Our lives have become increasingly removed from nature. Wilderness has been reduced to isolated refuges. As new development and building spread, there are fewer wild areas. Yet, each year people flock to these refuges, these parks, to admire and connect with nature. As we speed onward with progress, there is an intellectual and emotional longing for the natural world. Today is different from America in the 19th century. Civilization was moving west and progress represented promise. At that time there began a style of landscape painting sometimes referred to as "The Hudson River School". This was a peculiarly American style of landscape painting influenced by this country's large tracts of wilderness. Progress is documented in these paintings. Wilderness is depicted in the foreground of some of these works. As one's eye moves to the background, one witnesses stages of man's progress that culminates with a town or city. The artists expressed reverence for the landscape and sorrow about the vanishing wilderness. They lamented the loss of the native peoples and their lands. The devotional quality to many of these paintings suggests that nature and God were one.
I feel a link to America's early landscape painters. Whereas they document the progress of civilization with its attendant loss of the wild and unknown, I want to reclaim the wilderness. We can no longer experience unknown wild areas. We can visit designated wild areas, parks. We have become removed from nature, both physically and intellectually. Yet I believe a connection to nature is needed. It seems ingrained in our psyche.
I paint refuges, places to go to for solace. I want my paintings to be destinations of quiet and calm. However, this world is fragile. The elements in the foregrounds of my paintings are items carefully constructed, either by humans or animals. Yet, they are objects easily broken or destroyed. Birds represent messengers from the wild. They embody beauty and fragility. They are visitors that remind us of lands beyond, wilderness. The distant landscapes in my paintings are remembrances of the natural past, vaguely familiar and pleasing.
The natural world seems essential to me but I am puzzled by how one can integrate it into our urban lives. Although, we are neither able nor willing to return to an Arcadian state, we still need to have a relationship with nature. I want to add a sense of balance, order and beauty to a world that is weighted in the opposite.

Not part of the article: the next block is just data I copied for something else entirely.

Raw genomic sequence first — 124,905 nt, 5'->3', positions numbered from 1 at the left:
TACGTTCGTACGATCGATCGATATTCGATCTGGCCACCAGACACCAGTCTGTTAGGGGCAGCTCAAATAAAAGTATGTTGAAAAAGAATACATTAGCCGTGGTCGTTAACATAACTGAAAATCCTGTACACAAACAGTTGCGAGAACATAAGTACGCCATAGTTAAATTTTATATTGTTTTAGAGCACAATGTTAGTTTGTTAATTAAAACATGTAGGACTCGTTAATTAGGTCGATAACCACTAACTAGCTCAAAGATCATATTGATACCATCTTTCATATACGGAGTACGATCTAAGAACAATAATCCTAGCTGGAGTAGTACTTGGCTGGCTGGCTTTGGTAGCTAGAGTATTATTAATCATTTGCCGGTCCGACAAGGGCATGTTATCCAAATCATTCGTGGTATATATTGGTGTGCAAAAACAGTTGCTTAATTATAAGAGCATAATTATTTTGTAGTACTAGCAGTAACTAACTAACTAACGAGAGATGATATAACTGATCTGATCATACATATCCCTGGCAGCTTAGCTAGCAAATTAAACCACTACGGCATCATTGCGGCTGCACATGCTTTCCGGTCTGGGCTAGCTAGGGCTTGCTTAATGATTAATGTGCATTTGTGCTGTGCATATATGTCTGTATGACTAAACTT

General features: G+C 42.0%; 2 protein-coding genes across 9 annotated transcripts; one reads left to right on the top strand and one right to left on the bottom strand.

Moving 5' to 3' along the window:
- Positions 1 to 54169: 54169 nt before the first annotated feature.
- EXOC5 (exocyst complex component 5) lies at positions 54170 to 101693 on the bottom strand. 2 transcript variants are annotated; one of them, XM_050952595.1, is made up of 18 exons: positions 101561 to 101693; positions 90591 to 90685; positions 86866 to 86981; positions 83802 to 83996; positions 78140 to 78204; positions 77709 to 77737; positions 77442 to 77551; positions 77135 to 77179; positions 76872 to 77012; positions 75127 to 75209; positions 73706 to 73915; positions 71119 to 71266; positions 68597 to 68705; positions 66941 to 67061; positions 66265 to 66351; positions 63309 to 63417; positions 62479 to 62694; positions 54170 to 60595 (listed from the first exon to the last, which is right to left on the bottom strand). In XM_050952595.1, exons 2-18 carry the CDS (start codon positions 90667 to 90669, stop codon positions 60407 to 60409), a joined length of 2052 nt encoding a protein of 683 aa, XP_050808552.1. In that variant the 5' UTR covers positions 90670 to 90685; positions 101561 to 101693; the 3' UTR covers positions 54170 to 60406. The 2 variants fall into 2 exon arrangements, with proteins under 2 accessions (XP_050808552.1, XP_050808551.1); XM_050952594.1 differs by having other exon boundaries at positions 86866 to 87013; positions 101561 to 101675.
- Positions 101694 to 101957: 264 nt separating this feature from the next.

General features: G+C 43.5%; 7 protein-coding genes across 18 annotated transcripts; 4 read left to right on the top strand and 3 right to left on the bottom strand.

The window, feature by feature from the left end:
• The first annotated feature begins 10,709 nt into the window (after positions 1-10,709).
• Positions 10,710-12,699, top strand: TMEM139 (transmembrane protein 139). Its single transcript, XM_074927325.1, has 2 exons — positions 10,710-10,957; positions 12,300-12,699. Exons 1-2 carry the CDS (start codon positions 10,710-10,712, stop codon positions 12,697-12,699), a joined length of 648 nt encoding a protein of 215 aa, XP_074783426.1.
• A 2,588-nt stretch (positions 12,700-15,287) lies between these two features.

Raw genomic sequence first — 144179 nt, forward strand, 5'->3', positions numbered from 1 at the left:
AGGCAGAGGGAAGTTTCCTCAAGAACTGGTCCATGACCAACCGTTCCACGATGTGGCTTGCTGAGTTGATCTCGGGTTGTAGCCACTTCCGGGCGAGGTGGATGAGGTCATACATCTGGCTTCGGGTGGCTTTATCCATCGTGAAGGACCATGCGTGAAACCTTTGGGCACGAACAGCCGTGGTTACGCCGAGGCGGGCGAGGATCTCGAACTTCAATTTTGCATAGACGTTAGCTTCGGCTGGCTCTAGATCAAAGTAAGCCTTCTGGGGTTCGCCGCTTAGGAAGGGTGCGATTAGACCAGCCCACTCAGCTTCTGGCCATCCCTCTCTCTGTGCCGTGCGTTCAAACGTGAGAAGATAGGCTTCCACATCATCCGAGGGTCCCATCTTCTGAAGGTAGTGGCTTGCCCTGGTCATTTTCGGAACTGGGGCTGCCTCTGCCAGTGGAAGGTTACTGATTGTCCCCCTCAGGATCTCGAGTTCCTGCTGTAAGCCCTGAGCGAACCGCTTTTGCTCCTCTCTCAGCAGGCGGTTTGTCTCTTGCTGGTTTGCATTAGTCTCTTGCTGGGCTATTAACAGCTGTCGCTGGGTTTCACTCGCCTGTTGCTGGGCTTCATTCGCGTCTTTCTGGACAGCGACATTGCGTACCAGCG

The country where he lives is haunted by the ghost of an old forest.
The woodpecker -
as the sun goes down.
I paint personal refuges and interior landscapes - places to visit for solace and sanctuary. Much of my work is intuitive. My paintings are imagined, invented moments that touch upon human's complicated, perplexing relationship with nature. I try to create an emotional and intellectual connection - however fleeting - between the viewer and the power of landscape, the web of life, the idea of nature itself.
I think about the natural world not as an expendable resource but as a past home, once abandoned and forgotten, now the subject of our longing and our dreams. Increasingly what remains is an idea or memory of nature, rather than nature itself. This has been a central theme of my work for many years
My blank canvases are approached without a predefined image and the painting is developed in a slow, organic way. Painting in refined layers allows me to discover the narrative and emotional content of each composition over time. Using this method, I try to express why a sunset fills us with wonder, why a certain quality of light can make a busy day suddenly still, and why the momentary sound of a bird call can seem - for that instant - like the most important thing in the world.
David Kroll 2010
MS Word Format